Although there are many software packages available to solve the vehicle routing problem, we specifically chose an open-source solver for our application. The VRP spreadsheet solver, introduced by Güneş Erdoğan, was specifically chosen because of its interface, ease of use, accessibility, and flexibility to run on any operating system with Microsoft Excel [9]. The VRP spreadsheet solver has been used by organizations in diverse sectors, but its application is most straightforward in the field of logistics. Our desire to use this solver grew stronger as a result of its tremendous potential to achieve savings by increasing efficiency, as well as its ease of handling computational complexity for small to medium-sized enterprises, like The Foodbank. The scope of our application of VRP in CBOR is limited to the U.S., as characteristics, including laws and regulations, may differ from country to country around highly sensitive issues such as poverty, food security, and homelessness.

Improving Retail Routes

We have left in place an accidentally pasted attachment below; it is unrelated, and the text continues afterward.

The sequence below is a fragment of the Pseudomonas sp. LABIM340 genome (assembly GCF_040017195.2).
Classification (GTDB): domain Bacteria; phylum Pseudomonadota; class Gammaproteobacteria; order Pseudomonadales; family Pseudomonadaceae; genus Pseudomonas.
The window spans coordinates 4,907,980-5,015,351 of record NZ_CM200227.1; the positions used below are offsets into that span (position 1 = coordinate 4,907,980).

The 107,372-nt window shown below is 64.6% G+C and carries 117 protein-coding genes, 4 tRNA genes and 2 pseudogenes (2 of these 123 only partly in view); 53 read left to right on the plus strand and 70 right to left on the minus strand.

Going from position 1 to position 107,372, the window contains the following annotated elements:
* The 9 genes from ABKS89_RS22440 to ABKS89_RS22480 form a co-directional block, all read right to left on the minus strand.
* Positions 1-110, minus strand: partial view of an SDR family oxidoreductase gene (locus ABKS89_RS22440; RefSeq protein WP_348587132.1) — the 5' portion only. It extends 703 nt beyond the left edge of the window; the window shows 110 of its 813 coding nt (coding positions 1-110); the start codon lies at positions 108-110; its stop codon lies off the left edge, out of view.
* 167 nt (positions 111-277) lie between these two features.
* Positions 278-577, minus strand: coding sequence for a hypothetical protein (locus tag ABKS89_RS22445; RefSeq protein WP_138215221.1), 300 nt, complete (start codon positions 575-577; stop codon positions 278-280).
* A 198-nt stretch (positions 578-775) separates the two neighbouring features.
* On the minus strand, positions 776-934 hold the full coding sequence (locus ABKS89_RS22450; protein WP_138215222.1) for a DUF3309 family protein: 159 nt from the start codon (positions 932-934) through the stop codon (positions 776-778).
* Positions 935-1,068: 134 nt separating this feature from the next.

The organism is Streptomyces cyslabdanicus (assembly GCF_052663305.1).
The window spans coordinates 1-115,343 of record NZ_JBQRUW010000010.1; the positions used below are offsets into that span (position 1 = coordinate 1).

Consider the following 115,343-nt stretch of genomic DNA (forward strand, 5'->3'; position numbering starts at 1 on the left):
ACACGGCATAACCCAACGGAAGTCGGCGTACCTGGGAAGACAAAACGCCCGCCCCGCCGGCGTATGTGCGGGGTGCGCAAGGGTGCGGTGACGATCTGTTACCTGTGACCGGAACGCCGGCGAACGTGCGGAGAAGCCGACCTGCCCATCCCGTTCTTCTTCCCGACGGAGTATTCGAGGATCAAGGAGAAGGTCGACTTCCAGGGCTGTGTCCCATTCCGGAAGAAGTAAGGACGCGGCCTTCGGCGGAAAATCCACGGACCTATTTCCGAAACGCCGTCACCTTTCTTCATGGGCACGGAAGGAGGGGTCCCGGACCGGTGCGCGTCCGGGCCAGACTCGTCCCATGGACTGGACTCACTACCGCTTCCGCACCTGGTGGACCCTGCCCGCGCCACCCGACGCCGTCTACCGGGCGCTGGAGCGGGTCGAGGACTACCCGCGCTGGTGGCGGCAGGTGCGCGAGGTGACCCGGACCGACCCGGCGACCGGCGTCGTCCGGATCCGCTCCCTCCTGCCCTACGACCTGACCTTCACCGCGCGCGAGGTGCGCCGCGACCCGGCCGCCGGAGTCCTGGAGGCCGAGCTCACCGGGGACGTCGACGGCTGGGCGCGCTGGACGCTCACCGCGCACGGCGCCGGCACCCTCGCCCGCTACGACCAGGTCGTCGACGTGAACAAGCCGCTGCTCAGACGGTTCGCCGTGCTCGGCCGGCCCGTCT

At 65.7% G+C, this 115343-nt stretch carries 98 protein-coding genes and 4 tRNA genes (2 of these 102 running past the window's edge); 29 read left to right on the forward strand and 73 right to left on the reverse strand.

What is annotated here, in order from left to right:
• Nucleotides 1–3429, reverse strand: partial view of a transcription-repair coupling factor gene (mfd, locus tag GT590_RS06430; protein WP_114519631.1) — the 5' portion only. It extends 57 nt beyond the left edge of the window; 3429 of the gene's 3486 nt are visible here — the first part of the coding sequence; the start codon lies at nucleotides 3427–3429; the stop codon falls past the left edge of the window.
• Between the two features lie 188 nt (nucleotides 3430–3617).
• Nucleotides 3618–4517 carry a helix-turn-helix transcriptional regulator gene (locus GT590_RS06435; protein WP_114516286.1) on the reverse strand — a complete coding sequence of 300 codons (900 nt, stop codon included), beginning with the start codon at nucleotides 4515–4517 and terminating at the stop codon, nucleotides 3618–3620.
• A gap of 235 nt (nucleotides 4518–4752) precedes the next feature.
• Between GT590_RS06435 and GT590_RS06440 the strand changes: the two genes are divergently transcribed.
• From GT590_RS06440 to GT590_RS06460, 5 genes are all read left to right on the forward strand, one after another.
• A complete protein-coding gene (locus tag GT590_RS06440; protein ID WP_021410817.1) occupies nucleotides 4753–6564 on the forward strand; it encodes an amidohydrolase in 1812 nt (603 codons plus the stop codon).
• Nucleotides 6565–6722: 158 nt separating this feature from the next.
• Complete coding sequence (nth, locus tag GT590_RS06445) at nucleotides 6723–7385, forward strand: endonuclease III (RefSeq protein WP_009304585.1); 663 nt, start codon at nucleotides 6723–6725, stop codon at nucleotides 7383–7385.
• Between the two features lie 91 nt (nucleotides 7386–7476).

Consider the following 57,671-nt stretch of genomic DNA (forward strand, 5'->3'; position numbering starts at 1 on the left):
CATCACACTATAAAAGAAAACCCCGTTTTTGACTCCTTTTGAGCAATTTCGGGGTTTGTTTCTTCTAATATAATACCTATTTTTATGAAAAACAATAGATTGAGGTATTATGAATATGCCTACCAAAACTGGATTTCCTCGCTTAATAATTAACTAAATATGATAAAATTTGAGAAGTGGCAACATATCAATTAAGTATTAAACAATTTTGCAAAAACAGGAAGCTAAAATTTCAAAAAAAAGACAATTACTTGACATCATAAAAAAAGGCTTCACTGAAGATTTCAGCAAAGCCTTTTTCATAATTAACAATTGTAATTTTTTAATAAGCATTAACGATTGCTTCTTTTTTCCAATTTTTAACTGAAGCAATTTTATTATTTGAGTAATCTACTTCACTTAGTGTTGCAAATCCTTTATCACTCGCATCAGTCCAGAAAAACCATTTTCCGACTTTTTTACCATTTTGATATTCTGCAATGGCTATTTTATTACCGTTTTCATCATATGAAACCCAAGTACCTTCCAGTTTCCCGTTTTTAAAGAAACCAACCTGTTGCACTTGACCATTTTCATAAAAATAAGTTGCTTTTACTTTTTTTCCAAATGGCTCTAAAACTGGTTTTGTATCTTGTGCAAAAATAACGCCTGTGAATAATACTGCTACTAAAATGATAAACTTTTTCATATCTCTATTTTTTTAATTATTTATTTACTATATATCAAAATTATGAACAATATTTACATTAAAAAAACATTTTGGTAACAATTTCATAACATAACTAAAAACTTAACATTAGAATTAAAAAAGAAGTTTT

The Foodbank’s mission is to relieve hunger by acquiring and distributing food through a network of partner agencies. After a series of tornadoes devastated the area on Memorial Day weekend of 2019 [10], followed almost immediately by the global pandemic, The Foodbank faced operational hurdles as they worked to manage these crises. As a result, The Foodbank was forced to respond extemporarily to the increased need for food throughout 2020, focusing more on the effectiveness of their work rather than efficiency. The pandemic response made The Foodbank’s work particularly challenging, as non-essential personnel was asked to stay home and volunteer services were suspended. The Foodbank’s operations, however, achieved some stability as they received extra help from the National Guard who assumed many of the day-to-day operations [11]. With the widespread availability and distribution of COVID-19 vaccines, The Foodbank began to return to pre-pandemic operations. Personnel and volunteers were allowed to return to the warehouse and The Foodbank was able to return their focus on improving their operations. Because the University of Dayton (UD) has a long-standing history of working with members of the Dayton community, The Foodbank reached out to UD’s School of Engineering and ETHOS Center for help. The Engineers in Technical Humanitarian Opportunities of Service-Learning (ETHOS) program is open to all engineering students at the University of Dayton. ETHOS seeks to provide service-learning experiences for students so that they may gain perspectives on how engineering and technology are influenced by varying conditions around the world. Participating students serve others by applying their engineering knowledge and skills for humanitarian purposes [12]. Working collaboratively, the ETHOS Center and the Department of Engineering Management Systems and Technology (EMST) sought to improve one part of The Foodbank’s operations: its retail collection routes.